Alongside this, good Catholic mission to the young provides opportunities for authentic conversations where they can talk about what is going on in their hearts and lives. One of the striking features of going on pilgrimage to Walsingham is the opportunity to make a sacramental confession. After a thought-provoking act of worship, this year’s youth pilgrims were invited to do just that, and experienced priests were available for them to talk to.
The number of teenagers who wanted to make a confession was remarkable. They knew they didn’t have to pretend that they were better than they are, or something that they were not. This was a context in which what they said would go no further, and they need have no anxiety about admitting fear or failure. They knew they would not be judged or censured, just challenged to grow. They left with a sense of being honoured, that radical forgiveness is possible, and that we are not defined by our faults but by our infinite potential.
This sort of Catholic mission transforms lives….
"Having a part to play in liturgical worship makes the experience of coming to church far more effective and engaging for most young people. “The candle holds the child, not the child the candle,” as the old Anglo-Catholic aphorism puts it."
— Fr Angela Rayner (@OSacrumCorIesu) September 14, 2018
O God, who by the passion of thy blessed Son didst make an instrument of shameful death to be unto us the means of life and peace: Grant us so to glory in the cross of Christ, that we may gladly suffer shame and loss for the sake of thy Son our Savior Jesus Christ; who liveth and reigneth with thee and the Holy Spirit, one God, for ever and ever.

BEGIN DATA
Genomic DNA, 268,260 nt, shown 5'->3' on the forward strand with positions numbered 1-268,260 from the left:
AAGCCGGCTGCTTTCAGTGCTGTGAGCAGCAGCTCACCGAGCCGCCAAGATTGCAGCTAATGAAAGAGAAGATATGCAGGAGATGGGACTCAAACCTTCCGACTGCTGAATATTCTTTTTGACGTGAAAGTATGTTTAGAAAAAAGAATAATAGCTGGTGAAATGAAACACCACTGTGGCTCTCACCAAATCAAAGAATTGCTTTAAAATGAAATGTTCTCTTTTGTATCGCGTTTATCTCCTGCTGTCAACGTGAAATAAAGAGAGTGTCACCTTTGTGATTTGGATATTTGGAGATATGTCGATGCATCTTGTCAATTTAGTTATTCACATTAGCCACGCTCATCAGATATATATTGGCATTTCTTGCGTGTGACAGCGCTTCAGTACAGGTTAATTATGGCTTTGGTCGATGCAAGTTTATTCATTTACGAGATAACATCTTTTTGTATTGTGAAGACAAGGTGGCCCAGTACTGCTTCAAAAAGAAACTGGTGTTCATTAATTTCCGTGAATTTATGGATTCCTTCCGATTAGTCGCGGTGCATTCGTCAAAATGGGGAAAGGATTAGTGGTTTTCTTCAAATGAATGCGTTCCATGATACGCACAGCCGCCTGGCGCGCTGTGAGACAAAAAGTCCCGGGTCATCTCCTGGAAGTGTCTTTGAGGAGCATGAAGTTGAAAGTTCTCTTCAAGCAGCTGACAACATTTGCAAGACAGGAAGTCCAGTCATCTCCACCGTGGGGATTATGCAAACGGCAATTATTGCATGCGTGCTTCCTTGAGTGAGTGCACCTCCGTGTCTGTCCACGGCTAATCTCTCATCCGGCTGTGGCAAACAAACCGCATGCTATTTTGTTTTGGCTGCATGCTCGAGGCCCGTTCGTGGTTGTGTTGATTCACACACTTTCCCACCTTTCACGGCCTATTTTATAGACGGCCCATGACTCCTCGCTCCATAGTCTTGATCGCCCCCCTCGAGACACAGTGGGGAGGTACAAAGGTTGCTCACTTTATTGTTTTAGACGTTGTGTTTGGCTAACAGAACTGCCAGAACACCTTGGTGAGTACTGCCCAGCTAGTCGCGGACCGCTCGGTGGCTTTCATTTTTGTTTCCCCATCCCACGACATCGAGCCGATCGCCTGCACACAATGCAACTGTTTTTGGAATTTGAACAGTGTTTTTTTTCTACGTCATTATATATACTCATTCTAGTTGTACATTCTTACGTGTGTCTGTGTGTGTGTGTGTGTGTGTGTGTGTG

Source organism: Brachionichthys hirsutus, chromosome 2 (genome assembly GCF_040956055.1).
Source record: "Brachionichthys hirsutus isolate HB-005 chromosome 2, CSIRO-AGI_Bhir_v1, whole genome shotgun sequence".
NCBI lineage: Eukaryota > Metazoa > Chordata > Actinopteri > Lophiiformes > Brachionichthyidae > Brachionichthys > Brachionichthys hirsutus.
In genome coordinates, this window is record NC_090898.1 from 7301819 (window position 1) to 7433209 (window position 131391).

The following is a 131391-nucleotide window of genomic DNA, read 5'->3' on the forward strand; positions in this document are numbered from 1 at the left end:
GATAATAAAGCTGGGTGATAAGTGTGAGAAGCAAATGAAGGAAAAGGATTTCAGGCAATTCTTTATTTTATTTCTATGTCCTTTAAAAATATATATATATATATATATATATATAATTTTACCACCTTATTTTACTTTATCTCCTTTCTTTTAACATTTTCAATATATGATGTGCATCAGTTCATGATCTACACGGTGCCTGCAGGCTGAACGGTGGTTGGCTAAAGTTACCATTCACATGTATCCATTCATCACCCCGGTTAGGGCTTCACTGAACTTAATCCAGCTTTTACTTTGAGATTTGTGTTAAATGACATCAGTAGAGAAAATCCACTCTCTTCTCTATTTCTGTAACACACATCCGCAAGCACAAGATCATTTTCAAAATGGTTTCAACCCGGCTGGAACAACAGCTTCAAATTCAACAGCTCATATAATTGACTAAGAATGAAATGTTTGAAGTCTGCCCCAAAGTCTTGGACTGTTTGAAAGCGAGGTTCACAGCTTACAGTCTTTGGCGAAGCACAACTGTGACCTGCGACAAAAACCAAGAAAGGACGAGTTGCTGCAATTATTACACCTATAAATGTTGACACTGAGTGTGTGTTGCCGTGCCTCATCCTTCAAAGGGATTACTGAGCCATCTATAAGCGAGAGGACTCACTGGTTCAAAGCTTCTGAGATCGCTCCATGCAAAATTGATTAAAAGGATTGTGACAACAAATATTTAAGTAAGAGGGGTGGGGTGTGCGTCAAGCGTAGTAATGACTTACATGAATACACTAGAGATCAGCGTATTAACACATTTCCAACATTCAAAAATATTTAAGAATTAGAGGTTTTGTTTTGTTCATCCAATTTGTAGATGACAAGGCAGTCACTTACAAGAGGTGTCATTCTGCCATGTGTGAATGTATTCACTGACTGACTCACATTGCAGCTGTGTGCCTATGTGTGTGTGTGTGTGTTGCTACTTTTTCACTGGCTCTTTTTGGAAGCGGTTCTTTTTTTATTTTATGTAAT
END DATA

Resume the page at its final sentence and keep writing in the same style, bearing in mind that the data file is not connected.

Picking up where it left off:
14 September is the Feast of the Exaltation of the Cross, once known as 'Holyrood Day in harvest'. A medieval poem to the Holy Cross, steadfast at the still point of the turning world: https://t.co/4GPLwUH3hE pic.twitter.com/BGfOzsWGrF
— Eleanor Parker (@ClerkofOxford) September 14, 2018
Grant, O Lord, we beseech thee, that we who are called to the course of the Christian life may so run the race that is set before us as to obtain the incorruptible crown which thou hast promised to them that love thee; through Jesus Christ our Lord.
–The Rev. James Mountain (1844-1933)
O God, who didst give to thy servant John Chrysostom grace eloquently to proclaim thy righteousness in the great congregation, and fearlessly to bear reproach for the honor of thy Name: Mercifully grant to all bishops and pastors such excellency in preaching, and fidelity in ministering thy Word, that thy people shall be partakers with them of the glory that shall be revealed; through Jesus Christ our Lord, who liveth and reigneth with thee and the Holy Spirit, one God, for ever and ever.
— Aid to the Church (@acn_uk) September 13, 2016